But before Westbrook Republicans get their panties in a bunch, let me qualify that I'm describing him with the small-d connotation and not reporting that when he runs for re-election next November (as he said he will), he will do so on the Democratic ticket. I am, in other words, describing how the mayor's administration has greatly expanded Westbrook residents' access to municipal government.
There is, of course, his, uh, scintillating call-in show he hosts each month on the ratings juggernaut that is Local Access television. But more important, BruChu continues to open his office for three hours on the first Saturday of each month. And back in February, he began hosting informal public hearings in each municipal ward, one of which I attended last week.
When I arrived in one of the cafeterias at Wescott Junior High School last Tuesday evening to attend the mayor's meeting with Ward 1, I was pleasantly surprised by the number of people in attendance. I had expected about a half-dozen attendees, so I was heartened by the appearance of about fifteen fellow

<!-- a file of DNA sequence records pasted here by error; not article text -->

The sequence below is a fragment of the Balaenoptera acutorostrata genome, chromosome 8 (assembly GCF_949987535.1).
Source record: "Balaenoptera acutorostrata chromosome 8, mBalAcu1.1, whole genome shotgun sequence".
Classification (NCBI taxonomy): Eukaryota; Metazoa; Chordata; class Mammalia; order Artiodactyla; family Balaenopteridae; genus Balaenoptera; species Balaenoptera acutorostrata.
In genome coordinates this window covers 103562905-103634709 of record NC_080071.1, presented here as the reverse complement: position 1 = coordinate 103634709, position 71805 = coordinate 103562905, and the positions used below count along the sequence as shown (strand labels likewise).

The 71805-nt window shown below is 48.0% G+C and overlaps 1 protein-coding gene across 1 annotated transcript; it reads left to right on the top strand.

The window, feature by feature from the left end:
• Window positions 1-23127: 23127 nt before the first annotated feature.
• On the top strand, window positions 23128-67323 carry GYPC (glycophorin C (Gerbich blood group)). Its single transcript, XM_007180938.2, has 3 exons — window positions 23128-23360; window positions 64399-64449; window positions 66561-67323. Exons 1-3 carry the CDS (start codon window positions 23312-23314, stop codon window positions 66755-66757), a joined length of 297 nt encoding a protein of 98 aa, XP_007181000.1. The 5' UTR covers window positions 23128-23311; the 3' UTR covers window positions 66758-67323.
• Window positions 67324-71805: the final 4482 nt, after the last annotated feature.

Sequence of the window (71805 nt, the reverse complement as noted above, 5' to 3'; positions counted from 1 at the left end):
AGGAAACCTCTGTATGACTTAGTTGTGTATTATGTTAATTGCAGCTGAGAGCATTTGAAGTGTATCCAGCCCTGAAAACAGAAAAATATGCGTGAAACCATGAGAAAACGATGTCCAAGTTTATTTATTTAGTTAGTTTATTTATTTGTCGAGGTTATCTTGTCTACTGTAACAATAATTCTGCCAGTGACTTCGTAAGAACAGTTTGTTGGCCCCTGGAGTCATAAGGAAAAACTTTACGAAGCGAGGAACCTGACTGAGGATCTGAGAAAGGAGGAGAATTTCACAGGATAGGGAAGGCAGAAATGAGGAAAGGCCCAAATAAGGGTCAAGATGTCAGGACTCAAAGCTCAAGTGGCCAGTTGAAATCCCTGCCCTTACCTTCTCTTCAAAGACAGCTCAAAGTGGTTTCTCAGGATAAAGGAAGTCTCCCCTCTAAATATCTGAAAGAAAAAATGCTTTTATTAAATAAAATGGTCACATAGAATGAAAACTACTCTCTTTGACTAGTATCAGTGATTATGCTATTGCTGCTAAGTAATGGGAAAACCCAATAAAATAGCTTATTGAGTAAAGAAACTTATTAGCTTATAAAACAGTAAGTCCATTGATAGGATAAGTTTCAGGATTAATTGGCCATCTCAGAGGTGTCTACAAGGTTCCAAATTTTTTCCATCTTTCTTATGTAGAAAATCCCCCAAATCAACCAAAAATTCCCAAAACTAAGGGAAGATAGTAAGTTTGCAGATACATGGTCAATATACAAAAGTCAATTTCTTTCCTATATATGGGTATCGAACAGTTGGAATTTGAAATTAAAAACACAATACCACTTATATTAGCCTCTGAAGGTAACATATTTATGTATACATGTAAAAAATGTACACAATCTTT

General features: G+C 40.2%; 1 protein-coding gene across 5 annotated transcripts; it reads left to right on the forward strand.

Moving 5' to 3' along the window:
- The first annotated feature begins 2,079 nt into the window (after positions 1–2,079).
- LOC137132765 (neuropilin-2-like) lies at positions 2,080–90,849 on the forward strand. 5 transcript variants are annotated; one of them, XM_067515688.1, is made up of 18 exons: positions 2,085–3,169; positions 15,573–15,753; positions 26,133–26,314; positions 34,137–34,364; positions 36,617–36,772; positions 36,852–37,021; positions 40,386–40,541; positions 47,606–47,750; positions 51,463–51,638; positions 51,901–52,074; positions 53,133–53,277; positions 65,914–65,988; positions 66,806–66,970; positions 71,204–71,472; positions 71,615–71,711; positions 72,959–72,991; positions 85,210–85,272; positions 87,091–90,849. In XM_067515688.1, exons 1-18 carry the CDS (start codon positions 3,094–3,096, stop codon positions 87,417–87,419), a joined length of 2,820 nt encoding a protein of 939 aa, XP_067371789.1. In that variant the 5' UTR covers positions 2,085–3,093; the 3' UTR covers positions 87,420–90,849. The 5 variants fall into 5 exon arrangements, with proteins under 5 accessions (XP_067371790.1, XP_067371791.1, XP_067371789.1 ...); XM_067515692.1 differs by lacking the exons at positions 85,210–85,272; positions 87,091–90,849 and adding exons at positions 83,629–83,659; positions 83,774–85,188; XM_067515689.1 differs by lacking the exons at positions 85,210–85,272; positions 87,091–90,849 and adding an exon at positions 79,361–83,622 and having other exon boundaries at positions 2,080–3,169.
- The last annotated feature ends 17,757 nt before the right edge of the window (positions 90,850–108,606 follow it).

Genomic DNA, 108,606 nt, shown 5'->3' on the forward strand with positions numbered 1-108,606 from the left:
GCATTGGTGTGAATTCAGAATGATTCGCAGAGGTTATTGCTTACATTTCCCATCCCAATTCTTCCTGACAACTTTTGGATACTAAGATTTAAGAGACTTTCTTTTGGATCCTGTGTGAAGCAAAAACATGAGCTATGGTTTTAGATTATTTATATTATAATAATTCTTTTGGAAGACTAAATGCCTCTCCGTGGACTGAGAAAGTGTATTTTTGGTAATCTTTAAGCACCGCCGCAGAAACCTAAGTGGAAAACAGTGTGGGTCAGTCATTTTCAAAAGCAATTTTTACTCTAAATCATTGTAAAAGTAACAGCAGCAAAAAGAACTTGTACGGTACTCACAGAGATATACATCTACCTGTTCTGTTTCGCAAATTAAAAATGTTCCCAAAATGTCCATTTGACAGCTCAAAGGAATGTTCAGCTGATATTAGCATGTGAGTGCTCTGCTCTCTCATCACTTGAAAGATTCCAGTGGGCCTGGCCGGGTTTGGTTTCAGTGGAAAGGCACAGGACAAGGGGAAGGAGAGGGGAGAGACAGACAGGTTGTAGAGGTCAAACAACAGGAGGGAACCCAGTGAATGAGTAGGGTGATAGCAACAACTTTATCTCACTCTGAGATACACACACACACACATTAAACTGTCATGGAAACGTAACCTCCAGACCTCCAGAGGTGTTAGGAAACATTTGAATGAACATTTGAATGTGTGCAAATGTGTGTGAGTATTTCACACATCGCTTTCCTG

On the first Saturday of each month, Mayor Chuluda opens his office from 9a-12p and welcomes all comers. There isn't a secretary screening participants or a receptionist explaining a conflict of scheduling. You simply show up, and if the mayor's not already talking with another visitor, you walk into his office and let him know what's up. According to Chuluda, some show up to chew the spruce gum. And others visit his office to bend his ear about, say, the cavernous potholes plaguing their street. What's important, though, is that the highest elected official in the city is available to listen to concerns, recommendations, and feedback.
And what's equally important is that residents become more involved in that give-and-take.
- John C.L. Morgan